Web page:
Update 19 May 2008: See also Alternatives To Amazon API including prudent planning for if Amazon changes it’s mind.
Update: 17 Dec 2008: This old blog post is getting a LOT of traffic, so I thought it important to update it with my current thoughts, which have kind of changed.
Lots of library applications out there are using Amazon cover images, despite the ambiguity (to be generous; or you can say prohibition if you like) in the Amazon ToS. Amazon is unlikely to care (it doesn’t hurt their business model at all). The publishers who generally own copyright on covers are unlikely to care (in fact, they generally encourage it).
So who does care, why does Amazon’s ToS say you can’t do it? Probably the existing vendors of bulk cover image to libraries. And, from what I know, my guess is that one of them had a sufficient relationship with Amazon to get them to change their terms as below. (After all, while Amazon’s business model isn’t hurt by you using cover images for your catalog, they also probably don’t care too much about whether you can or not).
Is Amazon ever going to notice and tell you to stop? I doubt it. If that hypothetical existing vendor notices, do they even have standing to tell you to stop? Could they get Amazon to tell you to stop? Who knows. I figure I’ll cross that bridge when we come to it.
Lots of library apps are using Amazon cover images, and nobody has formally told them to stop yet. Same for other Amazon Web Services other than covers (the ToS doesn’t just apply to covers).
But if you are looking for a source of cover images without any terms-of-service restrictions on using them in your catalog, a couple good ones have come into existence lately. Take a look at CoverThing (with it’s own restrictive ToS, but not quite the same restrictions) and OpenLibrary (with very few restrictions). Also, the Google Books API allows you to find cover images too, but you’re on your own trying to figure out what uses of them are allowed by their confusing ToS.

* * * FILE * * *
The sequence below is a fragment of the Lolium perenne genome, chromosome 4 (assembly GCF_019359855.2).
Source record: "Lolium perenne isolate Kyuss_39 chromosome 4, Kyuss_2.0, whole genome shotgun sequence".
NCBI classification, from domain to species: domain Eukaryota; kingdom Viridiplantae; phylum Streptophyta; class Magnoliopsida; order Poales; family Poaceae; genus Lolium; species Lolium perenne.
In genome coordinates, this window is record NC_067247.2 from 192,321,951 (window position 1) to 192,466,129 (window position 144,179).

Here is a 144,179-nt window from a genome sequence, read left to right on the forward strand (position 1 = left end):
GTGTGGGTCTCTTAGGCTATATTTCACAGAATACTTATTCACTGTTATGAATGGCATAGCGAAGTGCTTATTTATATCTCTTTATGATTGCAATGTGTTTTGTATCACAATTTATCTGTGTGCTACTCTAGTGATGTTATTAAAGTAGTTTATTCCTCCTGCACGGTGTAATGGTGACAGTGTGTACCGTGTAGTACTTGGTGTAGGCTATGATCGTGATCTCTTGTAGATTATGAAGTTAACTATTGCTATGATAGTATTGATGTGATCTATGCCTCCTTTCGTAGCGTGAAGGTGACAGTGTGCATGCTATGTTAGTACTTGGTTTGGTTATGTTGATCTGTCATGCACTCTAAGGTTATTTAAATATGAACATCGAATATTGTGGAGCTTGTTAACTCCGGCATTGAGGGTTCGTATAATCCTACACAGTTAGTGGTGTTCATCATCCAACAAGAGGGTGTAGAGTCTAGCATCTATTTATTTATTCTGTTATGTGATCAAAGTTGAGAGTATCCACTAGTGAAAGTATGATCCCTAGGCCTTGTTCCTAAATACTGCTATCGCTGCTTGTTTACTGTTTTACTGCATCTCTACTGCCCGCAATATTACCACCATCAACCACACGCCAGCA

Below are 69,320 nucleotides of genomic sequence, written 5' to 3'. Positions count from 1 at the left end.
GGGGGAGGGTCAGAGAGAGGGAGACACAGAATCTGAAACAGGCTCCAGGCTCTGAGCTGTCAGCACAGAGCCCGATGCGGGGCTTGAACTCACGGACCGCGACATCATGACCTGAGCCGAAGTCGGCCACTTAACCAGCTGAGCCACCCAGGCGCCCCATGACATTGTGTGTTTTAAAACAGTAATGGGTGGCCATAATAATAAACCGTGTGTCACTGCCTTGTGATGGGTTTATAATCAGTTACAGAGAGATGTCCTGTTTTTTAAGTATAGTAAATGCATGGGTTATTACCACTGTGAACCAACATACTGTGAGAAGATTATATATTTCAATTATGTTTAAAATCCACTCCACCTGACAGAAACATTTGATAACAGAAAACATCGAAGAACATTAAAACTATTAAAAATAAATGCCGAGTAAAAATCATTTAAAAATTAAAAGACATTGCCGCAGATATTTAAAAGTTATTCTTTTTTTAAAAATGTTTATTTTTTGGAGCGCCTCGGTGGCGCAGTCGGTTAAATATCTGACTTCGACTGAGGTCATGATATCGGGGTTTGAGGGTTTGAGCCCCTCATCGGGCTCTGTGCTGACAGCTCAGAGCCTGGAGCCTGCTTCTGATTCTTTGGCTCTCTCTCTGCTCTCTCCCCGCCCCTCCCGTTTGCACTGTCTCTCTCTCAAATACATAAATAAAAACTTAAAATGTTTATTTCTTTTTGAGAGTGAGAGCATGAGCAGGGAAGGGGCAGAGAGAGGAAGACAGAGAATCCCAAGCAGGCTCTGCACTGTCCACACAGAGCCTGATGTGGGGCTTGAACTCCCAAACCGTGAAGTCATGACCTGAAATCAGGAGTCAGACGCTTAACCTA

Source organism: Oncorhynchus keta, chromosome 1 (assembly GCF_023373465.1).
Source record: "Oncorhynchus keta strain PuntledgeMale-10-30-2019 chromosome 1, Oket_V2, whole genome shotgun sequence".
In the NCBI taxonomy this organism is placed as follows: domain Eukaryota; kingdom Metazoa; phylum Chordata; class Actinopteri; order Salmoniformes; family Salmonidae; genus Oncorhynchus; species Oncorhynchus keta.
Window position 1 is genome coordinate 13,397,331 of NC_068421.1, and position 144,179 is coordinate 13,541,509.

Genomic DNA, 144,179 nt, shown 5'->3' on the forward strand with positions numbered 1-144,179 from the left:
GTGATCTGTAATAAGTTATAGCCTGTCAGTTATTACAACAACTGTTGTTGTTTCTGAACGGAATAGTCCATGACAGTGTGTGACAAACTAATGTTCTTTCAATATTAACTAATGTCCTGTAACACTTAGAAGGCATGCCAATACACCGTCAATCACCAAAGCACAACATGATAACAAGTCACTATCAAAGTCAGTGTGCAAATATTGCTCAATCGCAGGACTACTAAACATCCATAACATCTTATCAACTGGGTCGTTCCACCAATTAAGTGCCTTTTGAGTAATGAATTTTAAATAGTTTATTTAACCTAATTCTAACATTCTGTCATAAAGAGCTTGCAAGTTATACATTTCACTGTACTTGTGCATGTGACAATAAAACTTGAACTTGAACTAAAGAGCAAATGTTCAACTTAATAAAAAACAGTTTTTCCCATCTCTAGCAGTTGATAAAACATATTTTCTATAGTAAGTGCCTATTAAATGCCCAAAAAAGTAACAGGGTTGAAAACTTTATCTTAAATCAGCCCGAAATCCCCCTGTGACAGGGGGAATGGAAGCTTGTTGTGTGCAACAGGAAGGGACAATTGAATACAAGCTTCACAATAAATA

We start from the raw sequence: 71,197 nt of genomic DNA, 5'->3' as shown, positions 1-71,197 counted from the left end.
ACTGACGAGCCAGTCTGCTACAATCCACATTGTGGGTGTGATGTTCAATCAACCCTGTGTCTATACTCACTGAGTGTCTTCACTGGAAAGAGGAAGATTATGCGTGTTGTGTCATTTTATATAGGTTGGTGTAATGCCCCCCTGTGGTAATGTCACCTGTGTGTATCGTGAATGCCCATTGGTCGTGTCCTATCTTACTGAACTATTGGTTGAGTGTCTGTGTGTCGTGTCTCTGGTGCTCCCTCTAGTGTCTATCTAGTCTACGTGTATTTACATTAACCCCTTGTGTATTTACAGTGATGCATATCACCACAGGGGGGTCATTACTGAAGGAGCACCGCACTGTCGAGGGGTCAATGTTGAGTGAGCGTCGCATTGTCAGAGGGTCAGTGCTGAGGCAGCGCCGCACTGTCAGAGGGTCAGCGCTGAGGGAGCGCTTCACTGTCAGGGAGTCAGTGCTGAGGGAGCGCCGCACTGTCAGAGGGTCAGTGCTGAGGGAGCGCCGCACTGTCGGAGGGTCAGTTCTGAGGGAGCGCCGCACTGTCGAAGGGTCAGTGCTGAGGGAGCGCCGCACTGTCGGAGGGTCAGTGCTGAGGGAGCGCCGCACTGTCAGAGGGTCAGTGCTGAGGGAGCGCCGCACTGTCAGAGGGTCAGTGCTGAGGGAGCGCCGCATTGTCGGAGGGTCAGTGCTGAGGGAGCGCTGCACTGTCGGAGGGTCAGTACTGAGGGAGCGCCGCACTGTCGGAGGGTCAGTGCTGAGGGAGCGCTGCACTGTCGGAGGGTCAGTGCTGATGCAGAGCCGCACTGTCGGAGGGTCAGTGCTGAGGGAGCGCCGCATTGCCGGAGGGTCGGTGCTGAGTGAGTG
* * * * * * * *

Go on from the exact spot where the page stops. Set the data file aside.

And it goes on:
And now, to the historically accurate post originally from March 19 2008….
Jesse Haro of the Phoenix Public Library writes:
Following the release of the Customer Service Agreement from Amazon this past
December, we requested clarification from Amazon regarding the use of AWS for library catalogs and received the following response:
“Thank you for contacting Amazon Web Services. Unfortunately your application does not comply with section 5.1.3 of the AWS Customer Agreement. We do not allow Amazon Associates Web Service to be used for library catalogs. Driving traffic back to Amazon must be the primary purpose for all applications using Amazon Associates Web
There are actually a bunch of reasons library software might be interested in AWS. But the hot topic is cover images. If libraries could get cover images for free from AWS, why pay for the expensive (and more technically cumbersome!) Bowker Syndetics service to do the same? One wonders what went on behind the scenes to make Amazon change their license terms in 2007 to result in the above. I am very curious as to where Amazon gets their cover images and under what, if any, licensing terms. I am curious as to where Bowker Syndetics gets their cover images and on what licensing terms–I am curious as to whether Bowker has an exclusive license/contract with publishers to sell cover images to libraries (or to anyone else other than libraries? I’m curious what contracts Bowker has with whom). All of this I will probably never know unless I go work for one of these companies.
I am also curious about the copyright status of cover images and cover image thumbnails in general. Who owns copyright on covers? The publisher, I guess? Is using a thumbnail of a cover image in a library catalog (or online store) possibly fair use that would not need copyright holder permission? What do copyright holders think about this? This we may all learn more about soon. There is buzz afoot about other cover image services various entities are trying to create with an open access model, without any license agreements with publishers whatsoever.